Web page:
Not surprisingly, then, Low’s new album is full of religious imagery. While the last album dealt with the minutia of human relationships, tracks like the opener “(That’s How You Sing) Amazing Grace” asks “Oh, can you hear that sweet, sweet sound?/ Yeah, I was lost, but now am found/ Sometimes there’s nothing left to say/ That’s how you sing Amazing Grace.” Not since 1999’s Christmas album, has Low been that explicit about their Mormon heritage.
Though “I Am the Lamb” is about as frank a discussion of Christ’s crucifixion as you’ll get in a rock song, Low are never preachy. Whether they’re dealing with spirituality (“Little Argument With Myself”), rage (“John Prine”), or loss (“In the Drugs”), their songs are always primarily personal statements. But even if you aren’t paying attention to what they’re saying, Sparhawk’s and Parker’s exquisitely fragile harmonies are escapist enough in their own right. And not one to rest on their trademark sound, Low proves with the dense “Canada” and the festive “Snowstorm” that marriage is no obstacle to rocking hard.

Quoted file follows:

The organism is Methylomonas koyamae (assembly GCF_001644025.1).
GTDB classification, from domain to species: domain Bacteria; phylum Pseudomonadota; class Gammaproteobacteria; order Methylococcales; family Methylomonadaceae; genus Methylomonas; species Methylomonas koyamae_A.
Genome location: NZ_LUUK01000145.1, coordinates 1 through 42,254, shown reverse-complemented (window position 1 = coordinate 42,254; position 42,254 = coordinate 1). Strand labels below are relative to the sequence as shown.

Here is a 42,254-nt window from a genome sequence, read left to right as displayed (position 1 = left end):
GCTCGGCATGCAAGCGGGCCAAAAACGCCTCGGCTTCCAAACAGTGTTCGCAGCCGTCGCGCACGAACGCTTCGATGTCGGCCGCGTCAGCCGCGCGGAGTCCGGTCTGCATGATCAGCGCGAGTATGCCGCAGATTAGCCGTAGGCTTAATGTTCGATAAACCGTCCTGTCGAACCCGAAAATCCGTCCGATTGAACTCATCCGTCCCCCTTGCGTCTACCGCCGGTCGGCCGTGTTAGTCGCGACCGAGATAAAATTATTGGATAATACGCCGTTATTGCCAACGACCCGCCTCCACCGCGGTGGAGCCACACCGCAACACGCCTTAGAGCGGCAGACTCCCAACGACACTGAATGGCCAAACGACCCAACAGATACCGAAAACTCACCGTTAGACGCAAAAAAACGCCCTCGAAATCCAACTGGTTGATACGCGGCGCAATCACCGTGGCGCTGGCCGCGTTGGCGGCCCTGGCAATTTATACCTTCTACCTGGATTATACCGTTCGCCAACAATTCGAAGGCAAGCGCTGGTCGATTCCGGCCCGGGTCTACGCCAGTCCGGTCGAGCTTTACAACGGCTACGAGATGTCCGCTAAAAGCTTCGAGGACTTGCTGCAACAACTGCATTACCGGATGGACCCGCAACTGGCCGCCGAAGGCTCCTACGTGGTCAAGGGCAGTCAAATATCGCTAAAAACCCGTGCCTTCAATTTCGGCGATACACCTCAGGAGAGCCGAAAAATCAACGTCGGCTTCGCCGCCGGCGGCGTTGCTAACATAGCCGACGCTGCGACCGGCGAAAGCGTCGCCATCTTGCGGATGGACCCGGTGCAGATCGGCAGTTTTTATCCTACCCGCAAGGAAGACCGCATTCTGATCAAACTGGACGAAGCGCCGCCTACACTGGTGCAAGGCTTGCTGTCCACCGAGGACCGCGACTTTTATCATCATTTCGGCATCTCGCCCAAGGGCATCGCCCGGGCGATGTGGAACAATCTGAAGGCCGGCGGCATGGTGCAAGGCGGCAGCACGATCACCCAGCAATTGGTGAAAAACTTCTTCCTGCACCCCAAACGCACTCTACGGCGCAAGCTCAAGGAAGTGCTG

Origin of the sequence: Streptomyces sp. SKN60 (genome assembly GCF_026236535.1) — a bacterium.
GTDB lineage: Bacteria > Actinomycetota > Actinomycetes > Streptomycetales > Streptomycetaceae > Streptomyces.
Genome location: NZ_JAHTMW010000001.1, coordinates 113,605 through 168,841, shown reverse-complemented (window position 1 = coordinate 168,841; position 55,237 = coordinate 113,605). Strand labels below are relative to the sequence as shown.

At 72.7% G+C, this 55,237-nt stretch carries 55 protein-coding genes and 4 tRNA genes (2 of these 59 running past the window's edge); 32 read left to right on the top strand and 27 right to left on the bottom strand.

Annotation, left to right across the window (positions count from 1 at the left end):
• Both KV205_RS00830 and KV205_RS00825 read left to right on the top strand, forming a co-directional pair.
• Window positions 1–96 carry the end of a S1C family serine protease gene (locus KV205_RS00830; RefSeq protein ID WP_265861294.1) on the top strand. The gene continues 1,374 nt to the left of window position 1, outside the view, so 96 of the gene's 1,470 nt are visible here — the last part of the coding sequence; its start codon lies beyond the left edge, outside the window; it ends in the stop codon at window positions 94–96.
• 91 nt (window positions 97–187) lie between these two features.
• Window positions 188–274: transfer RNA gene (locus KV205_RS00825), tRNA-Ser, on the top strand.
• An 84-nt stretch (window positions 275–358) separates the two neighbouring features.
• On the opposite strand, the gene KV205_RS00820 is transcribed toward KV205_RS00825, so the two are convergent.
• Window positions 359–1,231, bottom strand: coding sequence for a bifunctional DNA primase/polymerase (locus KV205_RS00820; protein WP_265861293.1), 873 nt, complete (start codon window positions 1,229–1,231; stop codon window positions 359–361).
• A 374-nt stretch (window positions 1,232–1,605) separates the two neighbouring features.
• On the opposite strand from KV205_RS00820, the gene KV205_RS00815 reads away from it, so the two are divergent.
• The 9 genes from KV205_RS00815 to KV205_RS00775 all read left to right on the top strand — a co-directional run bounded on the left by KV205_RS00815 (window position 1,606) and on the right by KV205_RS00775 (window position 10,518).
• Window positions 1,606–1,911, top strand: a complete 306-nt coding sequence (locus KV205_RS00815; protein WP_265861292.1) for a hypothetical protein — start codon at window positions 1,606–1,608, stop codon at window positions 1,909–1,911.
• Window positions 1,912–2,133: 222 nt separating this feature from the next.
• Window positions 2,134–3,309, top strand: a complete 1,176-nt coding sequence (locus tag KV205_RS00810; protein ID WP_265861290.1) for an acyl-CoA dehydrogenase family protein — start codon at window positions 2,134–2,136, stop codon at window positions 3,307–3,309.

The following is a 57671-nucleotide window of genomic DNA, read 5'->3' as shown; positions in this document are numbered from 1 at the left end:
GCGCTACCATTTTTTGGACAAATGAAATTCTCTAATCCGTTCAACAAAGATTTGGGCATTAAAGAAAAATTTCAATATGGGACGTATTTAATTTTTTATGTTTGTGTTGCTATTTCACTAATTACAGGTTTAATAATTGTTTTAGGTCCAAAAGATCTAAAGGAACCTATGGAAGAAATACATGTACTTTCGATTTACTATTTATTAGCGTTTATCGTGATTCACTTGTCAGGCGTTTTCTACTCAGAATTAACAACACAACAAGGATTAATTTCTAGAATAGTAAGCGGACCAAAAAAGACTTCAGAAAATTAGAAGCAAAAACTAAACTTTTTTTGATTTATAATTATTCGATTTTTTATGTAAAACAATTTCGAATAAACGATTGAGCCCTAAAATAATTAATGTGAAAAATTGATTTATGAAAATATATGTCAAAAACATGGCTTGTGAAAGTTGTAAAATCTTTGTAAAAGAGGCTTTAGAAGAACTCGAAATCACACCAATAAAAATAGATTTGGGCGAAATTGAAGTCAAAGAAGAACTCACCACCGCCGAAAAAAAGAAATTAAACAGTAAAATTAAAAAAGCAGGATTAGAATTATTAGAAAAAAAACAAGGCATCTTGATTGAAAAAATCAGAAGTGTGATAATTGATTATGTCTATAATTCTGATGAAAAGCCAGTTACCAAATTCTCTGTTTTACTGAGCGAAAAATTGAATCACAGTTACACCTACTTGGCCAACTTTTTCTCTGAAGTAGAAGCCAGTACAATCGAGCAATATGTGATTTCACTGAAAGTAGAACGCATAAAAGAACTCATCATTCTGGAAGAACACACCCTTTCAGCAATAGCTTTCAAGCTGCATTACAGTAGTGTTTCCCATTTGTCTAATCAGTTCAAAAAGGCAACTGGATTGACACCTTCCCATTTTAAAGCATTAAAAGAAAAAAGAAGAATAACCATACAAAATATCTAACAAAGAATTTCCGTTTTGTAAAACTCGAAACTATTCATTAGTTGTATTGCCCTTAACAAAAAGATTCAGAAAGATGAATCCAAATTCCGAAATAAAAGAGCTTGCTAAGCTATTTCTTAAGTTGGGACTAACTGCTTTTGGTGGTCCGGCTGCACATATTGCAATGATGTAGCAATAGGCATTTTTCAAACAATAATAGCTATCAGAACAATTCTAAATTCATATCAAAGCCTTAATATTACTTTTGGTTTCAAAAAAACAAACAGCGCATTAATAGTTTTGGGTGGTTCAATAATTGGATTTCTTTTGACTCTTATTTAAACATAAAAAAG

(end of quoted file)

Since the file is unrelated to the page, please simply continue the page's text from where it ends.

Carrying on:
With nearly a decade of making music under their belt, this Duluth, Minn., trio still manages to be accessible without sacrificing an iota of their integrity. Low is minimalism without pretense, originality without artifice, and intensity without equal. Indie rock doesn’t get much better than this.

—John Macdonald

Detachment Kit
They Raging. Quiet Army.